Cavallino Magazine issue 6

July / August 1979

Language American English language icon American English
Editor Chuck Queener
Publishing John W. Barnes, Jr. Publishing
Dimensions softcover, 56 pages, 208 x 277 mm

American English language icon Cover A detail of the Ferrari 312 T4's front wing

Chuck W. Queener

The Magazine for Ferrari Enthusiasts

Cavallino is the journal of Ferrari history, covering Ferraris old and new for over 40 years. It's the most reliable, most trusted source of everything Ferrari. Ever since the first issue in 1978 Cavallino presents extensive stories and detailed information from knowledgeable experts and enthusiasts who share the passion for Ferrari. All Ferraris are unique, and each one has its own chassis serial number. This is how the Ferrari world keeps track of all the great cars. Cavallino is the only publication that prints the serial number for every Ferrari mentioned in our stories, articles, and race results.

Cover of Cavallino Magazine issue 6, July / August 1979

Table of Contents

Page Section Description
10 Guido Ferretti Daytona Spyder
Ferrari 365 GTS/4

Guido Ferretti

The fact that Ferrari's 365 GTS/4 Daytona Spyder was one of the most beautiful models ever produced by the factory in Maranello is difficult to argue. It is just as obvious now that Ferrari didn't produce enough of these soft-top version of the beloved Daytona, as is proved by the current trend toward having coupe examples of the Scaglietti-built cars "convertibilized." With current prices for decent condition Daytonas running from $35,000 to $50,000, it takes a certain amount of courage just to have the job done.
16 Formula One Spanish Grand Prix

Giuseppe Bianco

It was a cool evening in Modena, but somehow it didn't matter. Perhaps it was the approach of the first European Grand Prix. Jody Scheckter pressed the window button in his Ferrari 400 GT's console and settled back for the long drive home. Rain began to speck the 400's windscreen, but Scheckter, still in open-necked shirt, thought nothing of it. He hummed quietly to himself, "It's a long way from Maranello, it's a long way, to go ..."
19 Formula One Belgium Grand Prix
Scheckter's Indestructible T4

Giuseppe Bianco

Philipps Photographic

What you easily forget about the professionals - and about the Ferrari drivers in particular - is that they's seen it all before. They know about the roadworks on the freeway, about the inferior quality of the steak au poivre, about the slowness of the new track surface. For them, such details are not to be discovered on the first day of practice. For them practice begins some ten days before - at testing. At the Zolder test, the surprises were there to be discovered.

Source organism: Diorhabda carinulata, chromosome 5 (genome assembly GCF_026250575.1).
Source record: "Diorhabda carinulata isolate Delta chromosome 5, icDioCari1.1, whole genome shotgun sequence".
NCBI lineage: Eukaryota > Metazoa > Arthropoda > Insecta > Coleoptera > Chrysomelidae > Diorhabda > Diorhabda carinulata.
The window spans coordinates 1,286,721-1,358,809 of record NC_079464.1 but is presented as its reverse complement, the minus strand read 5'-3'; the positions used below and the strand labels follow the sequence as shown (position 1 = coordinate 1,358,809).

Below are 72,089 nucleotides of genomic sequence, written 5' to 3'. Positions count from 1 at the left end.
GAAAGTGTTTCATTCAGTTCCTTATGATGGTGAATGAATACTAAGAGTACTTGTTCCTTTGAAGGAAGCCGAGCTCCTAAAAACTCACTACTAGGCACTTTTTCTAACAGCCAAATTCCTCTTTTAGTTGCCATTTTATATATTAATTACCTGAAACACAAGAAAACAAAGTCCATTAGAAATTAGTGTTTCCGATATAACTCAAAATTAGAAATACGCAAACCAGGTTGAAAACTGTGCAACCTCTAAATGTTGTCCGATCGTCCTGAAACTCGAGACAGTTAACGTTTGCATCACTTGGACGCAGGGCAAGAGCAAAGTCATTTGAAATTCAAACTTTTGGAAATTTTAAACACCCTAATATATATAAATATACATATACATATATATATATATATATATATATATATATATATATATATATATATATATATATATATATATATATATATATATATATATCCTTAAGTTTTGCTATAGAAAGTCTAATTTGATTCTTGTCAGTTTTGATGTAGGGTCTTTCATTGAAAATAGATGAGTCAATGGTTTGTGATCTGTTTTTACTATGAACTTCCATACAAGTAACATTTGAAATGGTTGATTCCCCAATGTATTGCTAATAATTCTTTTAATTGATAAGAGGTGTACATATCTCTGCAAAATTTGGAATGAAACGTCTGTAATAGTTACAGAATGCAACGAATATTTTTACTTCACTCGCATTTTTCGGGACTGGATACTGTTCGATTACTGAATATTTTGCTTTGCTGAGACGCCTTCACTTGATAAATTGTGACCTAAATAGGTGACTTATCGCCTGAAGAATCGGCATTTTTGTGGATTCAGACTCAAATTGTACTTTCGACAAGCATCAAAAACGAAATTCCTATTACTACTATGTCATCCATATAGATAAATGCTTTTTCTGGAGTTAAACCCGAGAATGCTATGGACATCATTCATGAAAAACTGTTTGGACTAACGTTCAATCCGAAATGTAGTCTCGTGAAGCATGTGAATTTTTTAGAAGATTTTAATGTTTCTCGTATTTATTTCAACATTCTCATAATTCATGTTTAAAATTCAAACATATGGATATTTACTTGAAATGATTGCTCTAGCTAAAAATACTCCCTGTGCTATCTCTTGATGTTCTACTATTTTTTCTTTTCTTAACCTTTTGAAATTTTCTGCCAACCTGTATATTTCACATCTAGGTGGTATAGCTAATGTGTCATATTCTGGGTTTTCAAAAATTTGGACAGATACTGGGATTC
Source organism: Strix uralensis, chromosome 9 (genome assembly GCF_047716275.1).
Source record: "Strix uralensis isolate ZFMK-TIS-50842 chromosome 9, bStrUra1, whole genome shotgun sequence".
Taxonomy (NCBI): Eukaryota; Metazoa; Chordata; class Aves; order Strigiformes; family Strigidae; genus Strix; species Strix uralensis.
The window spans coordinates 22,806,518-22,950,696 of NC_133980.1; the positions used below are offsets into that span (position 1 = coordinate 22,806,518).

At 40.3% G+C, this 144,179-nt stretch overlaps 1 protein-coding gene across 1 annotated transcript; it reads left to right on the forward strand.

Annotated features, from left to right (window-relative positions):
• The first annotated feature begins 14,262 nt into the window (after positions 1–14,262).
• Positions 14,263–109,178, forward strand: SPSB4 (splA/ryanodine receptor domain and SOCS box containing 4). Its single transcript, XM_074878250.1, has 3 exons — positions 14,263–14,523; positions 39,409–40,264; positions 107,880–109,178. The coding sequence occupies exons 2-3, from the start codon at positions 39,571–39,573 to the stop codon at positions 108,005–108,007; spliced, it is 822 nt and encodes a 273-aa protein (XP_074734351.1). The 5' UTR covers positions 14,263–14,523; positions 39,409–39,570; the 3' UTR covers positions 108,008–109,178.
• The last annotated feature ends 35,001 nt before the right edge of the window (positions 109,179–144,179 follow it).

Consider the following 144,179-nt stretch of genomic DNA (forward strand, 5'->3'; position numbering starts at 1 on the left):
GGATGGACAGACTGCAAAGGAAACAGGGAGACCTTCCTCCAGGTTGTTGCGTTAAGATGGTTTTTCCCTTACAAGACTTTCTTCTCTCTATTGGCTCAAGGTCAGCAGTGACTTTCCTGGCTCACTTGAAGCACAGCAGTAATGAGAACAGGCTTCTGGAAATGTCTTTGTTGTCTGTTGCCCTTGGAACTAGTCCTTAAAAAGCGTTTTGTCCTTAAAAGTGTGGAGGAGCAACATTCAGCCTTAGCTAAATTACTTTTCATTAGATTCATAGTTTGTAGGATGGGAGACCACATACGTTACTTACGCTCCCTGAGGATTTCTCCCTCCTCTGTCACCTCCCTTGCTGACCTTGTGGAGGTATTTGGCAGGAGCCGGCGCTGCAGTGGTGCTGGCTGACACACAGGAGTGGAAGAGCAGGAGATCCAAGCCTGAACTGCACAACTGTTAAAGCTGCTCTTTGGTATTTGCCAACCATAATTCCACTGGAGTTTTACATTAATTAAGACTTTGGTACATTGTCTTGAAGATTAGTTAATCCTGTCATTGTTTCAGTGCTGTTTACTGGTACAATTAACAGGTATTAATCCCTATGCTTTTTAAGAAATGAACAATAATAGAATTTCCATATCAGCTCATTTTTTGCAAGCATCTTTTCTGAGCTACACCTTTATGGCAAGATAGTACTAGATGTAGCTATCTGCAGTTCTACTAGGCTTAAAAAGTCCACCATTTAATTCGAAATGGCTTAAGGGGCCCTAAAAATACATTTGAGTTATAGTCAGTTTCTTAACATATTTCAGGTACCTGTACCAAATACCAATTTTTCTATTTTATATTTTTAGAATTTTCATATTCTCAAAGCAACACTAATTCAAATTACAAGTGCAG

24 Formula One Monte Carlo Grand Prix

Giuseppe Bianco

The week before Monaco, Jody and Pam Scheckter went north to the best health farm in France. "I guess it was all right," said Jody, " but gee they starved you. I couldn't believe that you could live on so little food." Fit even be entered the place, Scheckter returned (home) to Monaco in peak condition. He would need to be with the Grand Prix imminent.
28 Feature David Piper
In Tune with Ferraris

Doug Nye

Chuck Queener

In 15 years of motor racing, from 1955 to 1970, David Piper became one of the most experienced and widest-travelled of all owner-drivers. David was born an Englishman in 1931, and first achieved some prominence in 1955 when he won Eire's Leinster Trophy race with a supercharged MG-engined Lotus 6. In 1956 he and Bob Hicks raced Lotus 11 sports cars in Europe, driving them on the road between races with their tool kits, baggage, and spares in the passenger seats.
36 Feature Ferrari 365 California

Gerald Roush

Ferraris are uncommon automobiles in their own right, but there are those Ferrari types which are more uncommon than others. Within the realm of the production Ferraris one of the most uncommon is the Ferrari 365 California, a continuation of two Ferrari traditions.
40 Feature Reviving Lost Ferrari GP Cars

Eoin S. Young

Geoffrey Goddard, Jack Inwood

The early January summer sun baked down on the Ardmore airfield circuit as the cars for the 1957 New Zealand Grand Prix were wheeled into position on the grid. In pole position was a 4.5-litre V-12 Ferrari driven by local man Ron Roycroft. Beside him were a pair of 3.5-litre Super Squalo Ferraris driven by Peter Whitehead and Reg Parnell.
The tale of two of those Ferraris - Roycroft's V-12 and the Whitehead Super Squalo - in interesting to trace from Grand Prix days in Europe through the brief summer of glory Down Under in 1957 to a sad period of dismemberment and the final restoration in the care of car collector and connoisseur Gavin Bain who lives on the edge of one of the many bays that serrate Lyttelton harbor in New Zealand.